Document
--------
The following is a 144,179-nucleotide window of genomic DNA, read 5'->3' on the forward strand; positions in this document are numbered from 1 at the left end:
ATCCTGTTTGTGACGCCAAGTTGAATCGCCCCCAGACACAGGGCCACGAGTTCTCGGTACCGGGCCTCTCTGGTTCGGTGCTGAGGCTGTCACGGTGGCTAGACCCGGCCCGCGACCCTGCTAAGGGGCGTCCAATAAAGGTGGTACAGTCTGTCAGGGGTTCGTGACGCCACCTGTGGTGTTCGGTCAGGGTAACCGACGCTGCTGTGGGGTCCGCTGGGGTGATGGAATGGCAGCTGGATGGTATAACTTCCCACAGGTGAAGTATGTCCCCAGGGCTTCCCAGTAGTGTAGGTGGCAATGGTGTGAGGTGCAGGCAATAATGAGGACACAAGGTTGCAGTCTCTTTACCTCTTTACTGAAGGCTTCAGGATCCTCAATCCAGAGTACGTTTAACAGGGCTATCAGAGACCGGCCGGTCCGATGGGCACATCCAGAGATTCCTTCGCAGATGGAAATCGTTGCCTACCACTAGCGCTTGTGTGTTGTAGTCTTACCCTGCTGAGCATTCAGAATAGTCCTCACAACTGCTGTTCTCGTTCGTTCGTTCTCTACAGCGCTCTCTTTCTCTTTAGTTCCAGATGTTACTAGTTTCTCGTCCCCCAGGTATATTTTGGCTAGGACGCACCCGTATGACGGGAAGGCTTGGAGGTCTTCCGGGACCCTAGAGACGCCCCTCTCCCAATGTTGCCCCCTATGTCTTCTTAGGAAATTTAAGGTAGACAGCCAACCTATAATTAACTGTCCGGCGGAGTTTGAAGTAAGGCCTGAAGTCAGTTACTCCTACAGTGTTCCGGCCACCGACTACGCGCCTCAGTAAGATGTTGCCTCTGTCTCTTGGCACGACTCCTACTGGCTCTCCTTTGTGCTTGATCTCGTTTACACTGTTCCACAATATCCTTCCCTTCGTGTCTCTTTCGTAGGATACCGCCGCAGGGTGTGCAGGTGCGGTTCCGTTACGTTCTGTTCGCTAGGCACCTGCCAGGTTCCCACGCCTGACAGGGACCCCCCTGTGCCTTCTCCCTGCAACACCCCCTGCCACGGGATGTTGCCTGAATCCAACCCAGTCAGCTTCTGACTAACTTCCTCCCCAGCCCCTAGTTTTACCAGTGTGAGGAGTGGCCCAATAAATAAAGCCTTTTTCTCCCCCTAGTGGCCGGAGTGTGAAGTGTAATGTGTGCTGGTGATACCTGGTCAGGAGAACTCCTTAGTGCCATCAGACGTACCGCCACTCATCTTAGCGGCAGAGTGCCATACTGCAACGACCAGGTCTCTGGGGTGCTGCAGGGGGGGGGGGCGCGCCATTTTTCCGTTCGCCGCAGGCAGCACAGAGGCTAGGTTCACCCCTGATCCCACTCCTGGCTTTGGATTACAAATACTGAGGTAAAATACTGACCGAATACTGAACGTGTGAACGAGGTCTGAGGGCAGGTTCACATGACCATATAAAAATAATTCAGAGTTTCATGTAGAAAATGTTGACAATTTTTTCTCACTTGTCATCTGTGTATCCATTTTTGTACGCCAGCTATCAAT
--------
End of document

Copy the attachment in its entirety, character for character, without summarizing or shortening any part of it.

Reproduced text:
The following is a 144,179-nucleotide window of genomic DNA, read 5'->3' on the forward strand; positions in this document are numbered from 1 at the left end:
ATCCTGTTTGTGACGCCAAGTTGAATCGCCCCCAGACACAGGGCCACGAGTTCTCGGTACCGGGCCTCTCTGGTTCGGTGCTGAGGCTGTCACGGTGGCTAGACCCGGCCCGCGACCCTGCTAAGGGGCGTCCAATAAAGGTGGTACAGTCTGTCAGGGGTTCGTGACGCCACCTGTGGTGTTCGGTCAGGGTAACCGACGCTGCTGTGGGGTCCGCTGGGGTGATGGAATGGCAGCTGGATGGTATAACTTCCCACAGGTGAAGTATGTCCCCAGGGCTTCCCAGTAGTGTAGGTGGCAATGGTGTGAGGTGCAGGCAATAATGAGGACACAAGGTTGCAGTCTCTTTACCTCTTTACTGAAGGCTTCAGGATCCTCAATCCAGAGTACGTTTAACAGGGCTATCAGAGACCGGCCGGTCCGATGGGCACATCCAGAGATTCCTTCGCAGATGGAAATCGTTGCCTACCACTAGCGCTTGTGTGTTGTAGTCTTACCCTGCTGAGCATTCAGAATAGTCCTCACAACTGCTGTTCTCGTTCGTTCGTTCTCTACAGCGCTCTCTTTCTCTTTAGTTCCAGATGTTACTAGTTTCTCGTCCCCCAGGTATATTTTGGCTAGGACGCACCCGTATGACGGGAAGGCTTGGAGGTCTTCCGGGACCCTAGAGACGCCCCTCTCCCAATGTTGCCCCCTATGTCTTCTTAGGAAATTTAAGGTAGACAGCCAACCTATAATTAACTGTCCGGCGGAGTTTGAAGTAAGGCCTGAAGTCAGTTACTCCTACAGTGTTCCGGCCACCGACTACGCGCCTCAGTAAGATGTTGCCTCTGTCTCTTGGCACGACTCCTACTGGCTCTCCTTTGTGCTTGATCTCGTTTACACTGTTCCACAATATCCTTCCCTTCGTGTCTCTTTCGTAGGATACCGCCGCAGGGTGTGCAGGTGCGGTTCCGTTACGTTCTGTTCGCTAGGCACCTGCCAGGTTCCCACGCCTGACAGGGACCCCCCTGTGCCTTCTCCCTGCAACACCCCCTGCCACGGGATGTTGCCTGAATCCAACCCAGTCAGCTTCTGACTAACTTCCTCCCCAGCCCCTAGTTTTACCAGTGTGAGGAGTGGCCCAATAAATAAAGCCTTTTTCTCCCCCTAGTGGCCGGAGTGTGAAGTGTAATGTGTGCTGGTGATACCTGGTCAGGAGAACTCCTTAGTGCCATCAGACGTACCGCCACTCATCTTAGCGGCAGAGTGCCATACTGCAACGACCAGGTCTCTGGGGTGCTGCAGGGGGGGGGGGCGCGCCATTTTTCCGTTCGCCGCAGGCAGCACAGAGGCTAGGTTCACCCCTGATCCCACTCCTGGCTTTGGATTACAAATACTGAGGTAAAATACTGACCGAATACTGAACGTGTGAACGAGGTCTGAGGGCAGGTTCACATGACCATATAAAAATAATTCAGAGTTTCATGTAGAAAATGTTGACAATTTTTTCTCACTTGTCATCTGTGTATCCATTTTTGTACGCCAGCTATCAAT